Nicole Cooke

4) Working with different people 

Over the years I learnt to work with and understand so many different types of people, personalities, cultures, ages etc. and I think this has helped so much. Everyday I have to speak with somebody in the team whether it is a director, a rider, another member of staff. So to be comfortable speaking with a variety of people has really helped.”

Lucy Martin

5) Being adaptable

“In races sometimes things don’t always go to plan and I need to report on it, just like when I was a rider, I have to be adaptable and overcome adversities. This is a skill I developed and use a lot now when I am dealing with press and managing social content’” 

Lucy Martin

6. Organisational Skills 

“I have to be very organised and I have deadlines for everything I do and need to constantly be up to date with what has been happening in each race. As a rider I had to be organised with training and preparing for races so it is the same concept, it is essential for me to have good time management and also be disciplined in balancing out work tasks and prioritising.” 

Lucy Martin 

7. Goal Setting 

“An ability to set goals is a key part of being an athlete and is something that directly transfers to the work within a Physiotherapy department. It’s really important to understand a patient’s baseline and then set achievable goals to help and motivate them with their rehabilitation. Reflecting on the outcome of this work and seeking areas for change and improvement is also essential and something I believe transfers into many job roles that I have done, not just in Physiotherapy.” 

Katie Colclough

8. Being flexible

“A flexible working approach and being able to work or perform well under pressure are other skills that I believe should be considered for athletes when transitioning into a non-athletic role.”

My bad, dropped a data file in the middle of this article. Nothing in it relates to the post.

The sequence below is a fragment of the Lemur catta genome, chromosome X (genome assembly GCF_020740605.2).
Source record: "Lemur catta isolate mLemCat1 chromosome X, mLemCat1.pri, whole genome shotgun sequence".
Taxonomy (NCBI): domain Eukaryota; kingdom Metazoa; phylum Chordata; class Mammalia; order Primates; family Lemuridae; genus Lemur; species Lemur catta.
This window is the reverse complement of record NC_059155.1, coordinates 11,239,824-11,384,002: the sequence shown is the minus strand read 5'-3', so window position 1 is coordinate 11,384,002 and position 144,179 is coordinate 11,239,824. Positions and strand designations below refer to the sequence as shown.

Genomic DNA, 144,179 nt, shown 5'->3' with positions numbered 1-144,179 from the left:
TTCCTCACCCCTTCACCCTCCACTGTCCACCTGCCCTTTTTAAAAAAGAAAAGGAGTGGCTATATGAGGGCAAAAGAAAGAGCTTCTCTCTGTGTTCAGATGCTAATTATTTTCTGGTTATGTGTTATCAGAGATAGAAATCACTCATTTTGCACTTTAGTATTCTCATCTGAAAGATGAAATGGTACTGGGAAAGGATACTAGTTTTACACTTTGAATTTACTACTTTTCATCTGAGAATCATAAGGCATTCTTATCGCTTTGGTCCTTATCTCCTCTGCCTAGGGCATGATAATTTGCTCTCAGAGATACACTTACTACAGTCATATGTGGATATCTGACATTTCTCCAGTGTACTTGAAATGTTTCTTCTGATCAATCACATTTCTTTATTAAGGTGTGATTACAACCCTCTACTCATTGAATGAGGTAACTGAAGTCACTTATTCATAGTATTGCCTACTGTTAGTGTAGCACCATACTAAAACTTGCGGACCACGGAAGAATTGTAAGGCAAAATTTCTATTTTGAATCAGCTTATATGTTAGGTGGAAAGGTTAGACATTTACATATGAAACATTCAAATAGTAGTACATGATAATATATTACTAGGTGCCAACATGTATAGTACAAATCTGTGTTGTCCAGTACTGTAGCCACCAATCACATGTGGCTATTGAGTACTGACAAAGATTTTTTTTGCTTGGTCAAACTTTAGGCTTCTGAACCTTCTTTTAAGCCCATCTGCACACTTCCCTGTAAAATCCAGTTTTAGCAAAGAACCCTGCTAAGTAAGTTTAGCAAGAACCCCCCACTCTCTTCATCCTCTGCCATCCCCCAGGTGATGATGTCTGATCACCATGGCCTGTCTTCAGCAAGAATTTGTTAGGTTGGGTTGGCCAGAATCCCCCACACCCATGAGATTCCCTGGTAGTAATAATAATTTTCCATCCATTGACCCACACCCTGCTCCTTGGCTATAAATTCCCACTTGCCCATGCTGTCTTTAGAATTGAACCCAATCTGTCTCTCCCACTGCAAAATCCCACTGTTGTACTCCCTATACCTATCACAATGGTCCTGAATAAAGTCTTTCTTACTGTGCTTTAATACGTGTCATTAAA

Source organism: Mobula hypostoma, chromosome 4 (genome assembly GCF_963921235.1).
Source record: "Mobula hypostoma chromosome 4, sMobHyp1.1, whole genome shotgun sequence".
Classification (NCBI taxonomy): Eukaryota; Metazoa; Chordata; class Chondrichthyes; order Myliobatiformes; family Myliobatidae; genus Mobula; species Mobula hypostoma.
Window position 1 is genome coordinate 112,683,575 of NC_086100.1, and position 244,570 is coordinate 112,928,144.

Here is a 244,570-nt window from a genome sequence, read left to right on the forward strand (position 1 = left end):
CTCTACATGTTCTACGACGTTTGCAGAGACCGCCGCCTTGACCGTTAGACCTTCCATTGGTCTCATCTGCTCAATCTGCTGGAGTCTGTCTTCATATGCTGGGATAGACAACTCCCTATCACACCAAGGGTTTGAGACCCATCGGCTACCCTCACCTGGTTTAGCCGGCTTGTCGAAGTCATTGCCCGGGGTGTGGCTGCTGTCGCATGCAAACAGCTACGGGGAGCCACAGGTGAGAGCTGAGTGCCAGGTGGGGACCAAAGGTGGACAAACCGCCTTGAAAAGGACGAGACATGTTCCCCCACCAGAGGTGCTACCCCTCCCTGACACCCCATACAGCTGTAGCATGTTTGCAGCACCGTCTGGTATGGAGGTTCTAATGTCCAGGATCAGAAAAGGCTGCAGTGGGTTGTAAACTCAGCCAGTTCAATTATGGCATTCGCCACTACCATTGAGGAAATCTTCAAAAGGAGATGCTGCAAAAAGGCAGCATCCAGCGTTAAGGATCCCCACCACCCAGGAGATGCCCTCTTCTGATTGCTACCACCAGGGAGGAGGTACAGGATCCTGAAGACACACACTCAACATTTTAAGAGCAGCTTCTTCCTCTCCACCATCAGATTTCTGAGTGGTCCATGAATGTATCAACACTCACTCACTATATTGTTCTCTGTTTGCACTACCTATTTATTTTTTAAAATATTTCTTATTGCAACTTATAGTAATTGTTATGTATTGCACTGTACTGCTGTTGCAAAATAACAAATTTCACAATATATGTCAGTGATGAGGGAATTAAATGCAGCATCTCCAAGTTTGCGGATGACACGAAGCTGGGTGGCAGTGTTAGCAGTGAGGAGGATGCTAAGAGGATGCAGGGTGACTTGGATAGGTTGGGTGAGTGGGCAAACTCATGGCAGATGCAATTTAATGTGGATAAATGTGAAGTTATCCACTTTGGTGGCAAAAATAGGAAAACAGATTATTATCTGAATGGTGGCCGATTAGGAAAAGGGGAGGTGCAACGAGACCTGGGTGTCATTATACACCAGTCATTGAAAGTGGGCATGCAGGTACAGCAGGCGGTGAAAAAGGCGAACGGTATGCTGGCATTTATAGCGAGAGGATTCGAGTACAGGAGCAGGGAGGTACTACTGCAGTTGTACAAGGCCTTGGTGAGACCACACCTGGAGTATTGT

Katie Colclough

9. Being focused & disciplined 

I can focus very well, I’m determined, I can work long and hard and I am a perfectionist. I also have no problem with giving myself discipline and to work alone. Since I work self-employed, most of the time from home, I don’t lie-in but have a pretty strict working regime.”

Iris Slappendel


10. Applying personal experience

Alison, who runs her own coaching company, explained that because she didn’t start bike racing until she was 25, she had to learn the training, the racing and the tactics, the teamwork, etc. from the very basic level all the way to world level. “All of this learning and personal experience has really helped me with my coaching and, now, teaching and riding with my new team, ALP Cycles Racing. Everything I learned in my cycling career is directly applied to both the coaching and the race team.”

My old teammates won prestigious jerseys and medals and have incredible memories from their successful cycle careers. What is, perhaps, less immediately apparent is the additional skills they picked up along the way – which weren’t just related to riding a bike fast. These qualities, developed as professional athletes, have proved invaluable in their new careers and I’m sure will mean they will just as successful off the bike as they were on the bike.

I’m very grateful to Nicole, Lucy, Katie, Iris and Alison for their contribution to these two posts ….. now I better get back to updating my C.V.!

CM Muller